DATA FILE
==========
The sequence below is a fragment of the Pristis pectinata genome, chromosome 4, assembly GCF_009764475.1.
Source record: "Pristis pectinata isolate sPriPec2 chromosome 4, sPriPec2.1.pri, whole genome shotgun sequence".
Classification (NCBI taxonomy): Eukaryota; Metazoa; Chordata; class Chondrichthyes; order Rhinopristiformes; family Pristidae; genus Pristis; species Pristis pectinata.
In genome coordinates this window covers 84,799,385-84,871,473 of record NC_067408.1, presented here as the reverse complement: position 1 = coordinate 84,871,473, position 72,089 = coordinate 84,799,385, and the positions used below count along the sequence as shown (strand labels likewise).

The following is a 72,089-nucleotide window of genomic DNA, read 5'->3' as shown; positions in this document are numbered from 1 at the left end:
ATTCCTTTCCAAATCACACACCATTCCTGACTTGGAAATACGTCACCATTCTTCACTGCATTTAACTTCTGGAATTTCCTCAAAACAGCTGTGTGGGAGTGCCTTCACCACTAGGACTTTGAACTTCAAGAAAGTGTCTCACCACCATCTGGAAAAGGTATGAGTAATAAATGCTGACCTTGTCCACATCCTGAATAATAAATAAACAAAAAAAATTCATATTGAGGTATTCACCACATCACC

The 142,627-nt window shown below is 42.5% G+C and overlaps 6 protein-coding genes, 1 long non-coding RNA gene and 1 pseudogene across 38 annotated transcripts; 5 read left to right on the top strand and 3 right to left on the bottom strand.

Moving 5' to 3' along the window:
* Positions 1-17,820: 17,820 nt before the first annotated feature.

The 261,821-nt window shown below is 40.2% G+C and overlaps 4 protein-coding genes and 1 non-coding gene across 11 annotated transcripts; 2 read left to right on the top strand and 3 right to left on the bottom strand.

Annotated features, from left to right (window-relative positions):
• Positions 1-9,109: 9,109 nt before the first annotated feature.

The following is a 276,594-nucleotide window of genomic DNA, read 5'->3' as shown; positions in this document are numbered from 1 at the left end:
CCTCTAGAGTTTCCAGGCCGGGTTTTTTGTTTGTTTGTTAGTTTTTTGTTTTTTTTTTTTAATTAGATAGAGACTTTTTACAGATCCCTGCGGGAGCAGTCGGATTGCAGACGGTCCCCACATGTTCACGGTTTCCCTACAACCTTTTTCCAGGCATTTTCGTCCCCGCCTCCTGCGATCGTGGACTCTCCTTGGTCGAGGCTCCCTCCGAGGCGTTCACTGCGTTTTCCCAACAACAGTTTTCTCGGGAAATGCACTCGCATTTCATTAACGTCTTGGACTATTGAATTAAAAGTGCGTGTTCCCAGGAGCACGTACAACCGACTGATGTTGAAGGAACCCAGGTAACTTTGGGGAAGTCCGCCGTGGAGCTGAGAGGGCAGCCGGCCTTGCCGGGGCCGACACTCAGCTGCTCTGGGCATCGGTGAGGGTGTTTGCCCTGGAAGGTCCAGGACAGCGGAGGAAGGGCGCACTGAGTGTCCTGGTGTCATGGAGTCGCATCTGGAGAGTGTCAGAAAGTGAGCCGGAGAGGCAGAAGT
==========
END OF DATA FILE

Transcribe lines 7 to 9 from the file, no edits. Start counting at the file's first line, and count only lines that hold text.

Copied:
The 142,627-nt window shown below is 42.5% G+C and overlaps 6 protein-coding genes, 1 long non-coding RNA gene and 1 pseudogene across 38 annotated transcripts; 5 read left to right on the top strand and 3 right to left on the bottom strand.

Moving 5' to 3' along the window:
* Positions 1-17,820: 17,820 nt before the first annotated feature.